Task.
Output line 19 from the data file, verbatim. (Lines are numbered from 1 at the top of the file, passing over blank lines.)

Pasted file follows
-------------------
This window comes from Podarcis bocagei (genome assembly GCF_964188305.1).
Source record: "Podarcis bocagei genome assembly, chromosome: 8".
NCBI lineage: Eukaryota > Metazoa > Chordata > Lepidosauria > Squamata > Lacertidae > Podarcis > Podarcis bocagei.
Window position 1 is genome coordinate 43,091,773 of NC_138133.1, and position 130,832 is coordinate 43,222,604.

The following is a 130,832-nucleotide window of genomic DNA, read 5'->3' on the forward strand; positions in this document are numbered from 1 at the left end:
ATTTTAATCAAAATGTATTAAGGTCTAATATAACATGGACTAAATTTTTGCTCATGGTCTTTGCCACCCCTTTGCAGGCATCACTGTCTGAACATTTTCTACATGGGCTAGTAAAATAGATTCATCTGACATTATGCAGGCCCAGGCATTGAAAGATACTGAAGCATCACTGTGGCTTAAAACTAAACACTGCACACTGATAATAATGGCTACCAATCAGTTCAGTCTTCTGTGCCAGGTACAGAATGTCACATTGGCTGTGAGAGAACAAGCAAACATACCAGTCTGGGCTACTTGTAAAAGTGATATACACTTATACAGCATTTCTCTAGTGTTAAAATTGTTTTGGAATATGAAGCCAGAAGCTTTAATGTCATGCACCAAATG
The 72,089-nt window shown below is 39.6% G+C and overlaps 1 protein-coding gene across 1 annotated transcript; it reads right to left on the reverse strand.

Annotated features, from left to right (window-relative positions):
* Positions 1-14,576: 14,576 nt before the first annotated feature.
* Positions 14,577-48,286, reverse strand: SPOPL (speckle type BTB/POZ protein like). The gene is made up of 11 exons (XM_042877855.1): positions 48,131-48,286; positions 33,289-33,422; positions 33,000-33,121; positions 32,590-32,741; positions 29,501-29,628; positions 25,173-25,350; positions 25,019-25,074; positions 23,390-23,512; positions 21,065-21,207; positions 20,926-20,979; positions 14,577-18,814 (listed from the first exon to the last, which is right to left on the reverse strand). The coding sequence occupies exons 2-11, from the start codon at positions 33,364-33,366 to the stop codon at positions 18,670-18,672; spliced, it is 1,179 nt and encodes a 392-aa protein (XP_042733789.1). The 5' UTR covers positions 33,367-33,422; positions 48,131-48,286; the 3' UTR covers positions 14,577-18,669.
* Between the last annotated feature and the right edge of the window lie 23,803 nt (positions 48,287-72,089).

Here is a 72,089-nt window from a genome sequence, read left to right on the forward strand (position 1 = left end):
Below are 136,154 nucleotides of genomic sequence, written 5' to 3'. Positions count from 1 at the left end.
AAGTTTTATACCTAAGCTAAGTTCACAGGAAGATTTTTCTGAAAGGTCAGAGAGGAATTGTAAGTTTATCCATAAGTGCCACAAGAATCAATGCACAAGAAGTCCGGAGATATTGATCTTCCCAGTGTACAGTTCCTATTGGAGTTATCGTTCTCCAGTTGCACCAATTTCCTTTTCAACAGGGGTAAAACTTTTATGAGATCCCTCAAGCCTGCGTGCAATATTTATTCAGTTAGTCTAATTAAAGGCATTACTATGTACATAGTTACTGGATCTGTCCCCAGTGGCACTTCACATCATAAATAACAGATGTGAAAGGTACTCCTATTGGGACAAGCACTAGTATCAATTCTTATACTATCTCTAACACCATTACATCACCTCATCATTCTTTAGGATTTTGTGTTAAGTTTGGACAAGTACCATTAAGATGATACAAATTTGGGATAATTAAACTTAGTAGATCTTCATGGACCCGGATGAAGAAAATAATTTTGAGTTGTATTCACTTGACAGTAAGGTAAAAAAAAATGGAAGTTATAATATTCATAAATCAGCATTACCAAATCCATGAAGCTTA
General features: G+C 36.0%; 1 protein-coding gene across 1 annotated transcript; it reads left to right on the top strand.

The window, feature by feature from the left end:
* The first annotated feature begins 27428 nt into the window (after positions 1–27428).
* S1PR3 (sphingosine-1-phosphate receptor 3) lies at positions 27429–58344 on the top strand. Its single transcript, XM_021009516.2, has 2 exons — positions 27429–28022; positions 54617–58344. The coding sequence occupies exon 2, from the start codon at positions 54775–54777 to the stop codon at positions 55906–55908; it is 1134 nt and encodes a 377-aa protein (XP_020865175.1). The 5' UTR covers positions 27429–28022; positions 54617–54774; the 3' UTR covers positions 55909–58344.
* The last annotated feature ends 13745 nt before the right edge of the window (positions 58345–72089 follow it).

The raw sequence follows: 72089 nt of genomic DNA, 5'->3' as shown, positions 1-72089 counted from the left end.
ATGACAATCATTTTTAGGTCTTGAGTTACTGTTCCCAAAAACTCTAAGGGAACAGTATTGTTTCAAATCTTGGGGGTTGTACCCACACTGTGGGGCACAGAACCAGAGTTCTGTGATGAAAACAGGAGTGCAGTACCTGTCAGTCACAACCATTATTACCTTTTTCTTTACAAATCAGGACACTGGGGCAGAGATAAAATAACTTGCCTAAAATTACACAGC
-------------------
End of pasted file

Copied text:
* The last annotated feature ends 13745 nt before the right edge of the window (positions 58345–72089 follow it).